Study points to speed traps in some Oklahoma towns

| 1/2/2003

Anyone who drives through rural America is familiar with the cherry pit that section of highway through a small town where the speed limit drops and the police cruisers or cherry tops lay in wait for hapless speeders.

Opponents of speed traps have long criticized the practice, saying it's more about income than enforcement. And now, spurred by a new study, a group of those critics are asking Oklahoma to make the traps illegal, The Associated Press reported Dec. 31.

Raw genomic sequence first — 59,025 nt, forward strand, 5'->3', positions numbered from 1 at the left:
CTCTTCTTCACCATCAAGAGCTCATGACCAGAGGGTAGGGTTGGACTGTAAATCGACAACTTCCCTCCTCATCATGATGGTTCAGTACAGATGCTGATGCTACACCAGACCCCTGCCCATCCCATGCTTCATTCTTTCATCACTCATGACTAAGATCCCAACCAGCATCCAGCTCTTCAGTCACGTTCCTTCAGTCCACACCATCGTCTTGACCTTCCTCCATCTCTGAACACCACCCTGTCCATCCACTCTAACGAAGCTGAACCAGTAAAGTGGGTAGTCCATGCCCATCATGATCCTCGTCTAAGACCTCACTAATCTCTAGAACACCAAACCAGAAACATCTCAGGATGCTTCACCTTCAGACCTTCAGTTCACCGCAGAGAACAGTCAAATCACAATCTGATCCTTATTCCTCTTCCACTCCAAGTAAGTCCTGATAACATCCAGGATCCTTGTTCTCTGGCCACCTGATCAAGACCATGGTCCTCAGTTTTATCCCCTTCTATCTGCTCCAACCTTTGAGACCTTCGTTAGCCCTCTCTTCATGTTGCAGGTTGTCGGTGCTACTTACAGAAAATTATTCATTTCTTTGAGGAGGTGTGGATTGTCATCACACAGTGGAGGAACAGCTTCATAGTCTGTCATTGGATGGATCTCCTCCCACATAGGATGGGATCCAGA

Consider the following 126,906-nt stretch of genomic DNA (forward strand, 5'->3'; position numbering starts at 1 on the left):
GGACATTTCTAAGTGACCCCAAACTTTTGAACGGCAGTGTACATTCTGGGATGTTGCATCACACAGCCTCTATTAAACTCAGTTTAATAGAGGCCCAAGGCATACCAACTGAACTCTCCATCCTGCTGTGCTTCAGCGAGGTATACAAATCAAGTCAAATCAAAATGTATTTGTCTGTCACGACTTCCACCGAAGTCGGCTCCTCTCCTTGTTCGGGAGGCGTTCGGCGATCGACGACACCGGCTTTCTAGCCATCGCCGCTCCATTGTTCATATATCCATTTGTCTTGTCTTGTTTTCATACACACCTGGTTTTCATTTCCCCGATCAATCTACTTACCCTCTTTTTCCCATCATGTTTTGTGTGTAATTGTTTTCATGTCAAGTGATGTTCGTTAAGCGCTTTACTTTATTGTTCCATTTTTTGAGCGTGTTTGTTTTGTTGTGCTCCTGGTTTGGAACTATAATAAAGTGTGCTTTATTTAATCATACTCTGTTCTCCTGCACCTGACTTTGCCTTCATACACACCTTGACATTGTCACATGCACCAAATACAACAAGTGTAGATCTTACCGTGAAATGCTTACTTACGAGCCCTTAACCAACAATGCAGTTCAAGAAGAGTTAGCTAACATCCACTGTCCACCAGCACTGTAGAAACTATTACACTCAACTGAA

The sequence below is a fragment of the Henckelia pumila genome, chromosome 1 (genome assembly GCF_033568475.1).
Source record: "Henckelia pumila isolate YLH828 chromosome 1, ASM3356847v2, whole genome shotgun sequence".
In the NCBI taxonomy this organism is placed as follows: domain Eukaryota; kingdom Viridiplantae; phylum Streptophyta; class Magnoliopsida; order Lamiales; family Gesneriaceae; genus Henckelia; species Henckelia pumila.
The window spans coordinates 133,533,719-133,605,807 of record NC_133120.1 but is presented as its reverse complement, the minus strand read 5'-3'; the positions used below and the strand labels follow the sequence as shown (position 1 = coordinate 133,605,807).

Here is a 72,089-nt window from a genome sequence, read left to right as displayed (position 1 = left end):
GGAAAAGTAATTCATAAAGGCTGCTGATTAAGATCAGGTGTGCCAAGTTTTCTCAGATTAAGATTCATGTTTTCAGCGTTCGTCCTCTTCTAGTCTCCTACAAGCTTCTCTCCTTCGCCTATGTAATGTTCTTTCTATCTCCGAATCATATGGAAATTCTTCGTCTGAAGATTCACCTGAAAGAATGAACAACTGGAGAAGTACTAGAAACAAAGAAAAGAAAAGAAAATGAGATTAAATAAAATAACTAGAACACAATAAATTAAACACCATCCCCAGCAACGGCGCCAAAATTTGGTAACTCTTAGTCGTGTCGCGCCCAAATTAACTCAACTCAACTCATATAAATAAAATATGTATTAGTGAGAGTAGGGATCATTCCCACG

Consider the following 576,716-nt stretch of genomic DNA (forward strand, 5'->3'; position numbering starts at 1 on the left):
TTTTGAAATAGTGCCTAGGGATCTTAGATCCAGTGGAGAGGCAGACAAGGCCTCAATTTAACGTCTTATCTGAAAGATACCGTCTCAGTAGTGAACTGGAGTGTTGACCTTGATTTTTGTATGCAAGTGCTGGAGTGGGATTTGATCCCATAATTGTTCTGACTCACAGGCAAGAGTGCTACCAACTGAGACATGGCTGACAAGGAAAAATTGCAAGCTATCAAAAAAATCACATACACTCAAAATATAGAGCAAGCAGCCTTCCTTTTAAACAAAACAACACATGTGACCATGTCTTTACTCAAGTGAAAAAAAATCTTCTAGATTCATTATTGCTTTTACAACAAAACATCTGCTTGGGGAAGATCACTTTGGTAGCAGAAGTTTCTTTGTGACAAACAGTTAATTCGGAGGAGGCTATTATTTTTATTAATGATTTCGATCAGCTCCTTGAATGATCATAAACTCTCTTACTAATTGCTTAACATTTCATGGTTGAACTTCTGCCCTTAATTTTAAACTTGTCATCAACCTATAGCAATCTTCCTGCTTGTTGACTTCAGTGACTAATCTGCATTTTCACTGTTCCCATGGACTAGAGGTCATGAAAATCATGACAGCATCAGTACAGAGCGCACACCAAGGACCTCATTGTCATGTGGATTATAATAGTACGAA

"People are using police as a method of tax collection, Jim Baxter, president of the National Motorists Association, told The AP. It undermines the public's view of traffic enforcement." Baxter's group promotes legislation to outlaw speed traps.

The report, conducted by The Sunday Oklahoman, showed at least 18 Oklahoma communities get 26 percent or more of their incomes from speeding tickets. The paper looked at audits of every town and city in the state to derive the figures. Police fines made up more than 70 percent of city revenue in two of the communities examined in the study. Hardesty, OK, a panhandle town on U.S. 412 just north of the Texas border; and Stringtown, OK, which sits on U.S. 69 in the southeast part of the state.